In this talk Daniel Heller-Roazen will discuss his new book, Absentees: On Variously Missing Persons (Zone Books, 2021). From literature to legal codes and religious rites, missing, diminished and uncounted persons play complex yet also constant roles. These roles will be the focus of the talk, which, departing from a few exemplary cases, will probe the status of “nonpersons,” grasped as persons who, in diverse ways, fail to be, demanding of our attention.
Daniel Heller-Roazen's books include Echolalias: On the Forgetting of Language (2005), The Inner Touch: Archeology of a Sensation (2007), The Fifth Hammer: Pythagoras and the Disharmony of the World (2011), No One's Ways: An Essay on Infinite Naming (2017), and, most recently, Absentees: On Variously Missing Persons (2021). He is the Arthur W. Marks '19 Professor of Comparative Literature and the Council of the Humanities at Princeton University.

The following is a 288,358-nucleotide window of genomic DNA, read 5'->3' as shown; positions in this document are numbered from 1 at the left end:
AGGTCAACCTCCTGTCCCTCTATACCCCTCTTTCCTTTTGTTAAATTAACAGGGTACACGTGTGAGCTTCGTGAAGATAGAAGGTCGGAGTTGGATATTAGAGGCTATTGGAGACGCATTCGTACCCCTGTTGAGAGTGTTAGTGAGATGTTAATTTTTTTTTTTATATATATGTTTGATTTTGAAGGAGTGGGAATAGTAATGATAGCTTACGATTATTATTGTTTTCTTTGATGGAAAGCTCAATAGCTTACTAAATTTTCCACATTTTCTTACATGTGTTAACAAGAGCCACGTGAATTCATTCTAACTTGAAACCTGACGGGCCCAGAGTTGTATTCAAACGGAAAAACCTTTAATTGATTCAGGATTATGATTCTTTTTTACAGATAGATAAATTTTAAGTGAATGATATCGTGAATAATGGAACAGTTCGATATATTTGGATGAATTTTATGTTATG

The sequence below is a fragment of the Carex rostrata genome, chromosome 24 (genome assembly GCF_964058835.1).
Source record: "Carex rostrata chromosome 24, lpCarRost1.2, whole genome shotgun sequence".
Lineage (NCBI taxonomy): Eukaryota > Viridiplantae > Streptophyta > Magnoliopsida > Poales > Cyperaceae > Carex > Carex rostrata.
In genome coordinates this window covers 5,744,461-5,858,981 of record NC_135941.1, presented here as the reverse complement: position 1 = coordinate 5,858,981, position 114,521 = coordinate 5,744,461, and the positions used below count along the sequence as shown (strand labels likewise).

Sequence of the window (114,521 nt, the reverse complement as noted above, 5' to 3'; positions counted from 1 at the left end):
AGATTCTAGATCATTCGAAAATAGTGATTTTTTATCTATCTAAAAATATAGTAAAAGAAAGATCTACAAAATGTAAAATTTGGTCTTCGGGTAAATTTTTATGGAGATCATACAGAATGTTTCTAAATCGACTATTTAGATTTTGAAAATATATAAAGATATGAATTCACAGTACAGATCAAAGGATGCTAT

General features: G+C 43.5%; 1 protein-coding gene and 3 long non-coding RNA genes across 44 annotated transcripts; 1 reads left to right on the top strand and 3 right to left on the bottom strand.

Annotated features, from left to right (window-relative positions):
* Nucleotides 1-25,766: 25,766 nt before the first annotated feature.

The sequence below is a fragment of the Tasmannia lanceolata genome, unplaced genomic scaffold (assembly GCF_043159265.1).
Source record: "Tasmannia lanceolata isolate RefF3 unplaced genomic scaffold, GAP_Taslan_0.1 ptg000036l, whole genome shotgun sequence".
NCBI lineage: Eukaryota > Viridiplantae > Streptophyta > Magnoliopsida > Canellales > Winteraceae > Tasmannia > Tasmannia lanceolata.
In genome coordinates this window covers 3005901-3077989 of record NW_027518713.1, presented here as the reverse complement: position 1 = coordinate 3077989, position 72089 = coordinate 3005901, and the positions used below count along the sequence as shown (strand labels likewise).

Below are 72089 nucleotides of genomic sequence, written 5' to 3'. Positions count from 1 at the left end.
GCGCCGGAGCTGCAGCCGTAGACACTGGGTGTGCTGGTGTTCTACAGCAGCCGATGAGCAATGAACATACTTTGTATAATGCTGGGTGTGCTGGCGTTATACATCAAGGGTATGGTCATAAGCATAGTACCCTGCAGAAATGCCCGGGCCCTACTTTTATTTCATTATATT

For access to selections from Absentees, please contact: firstname.lastname@example.org.
Organized by Santiago Ospina Celis and Zakir Paul.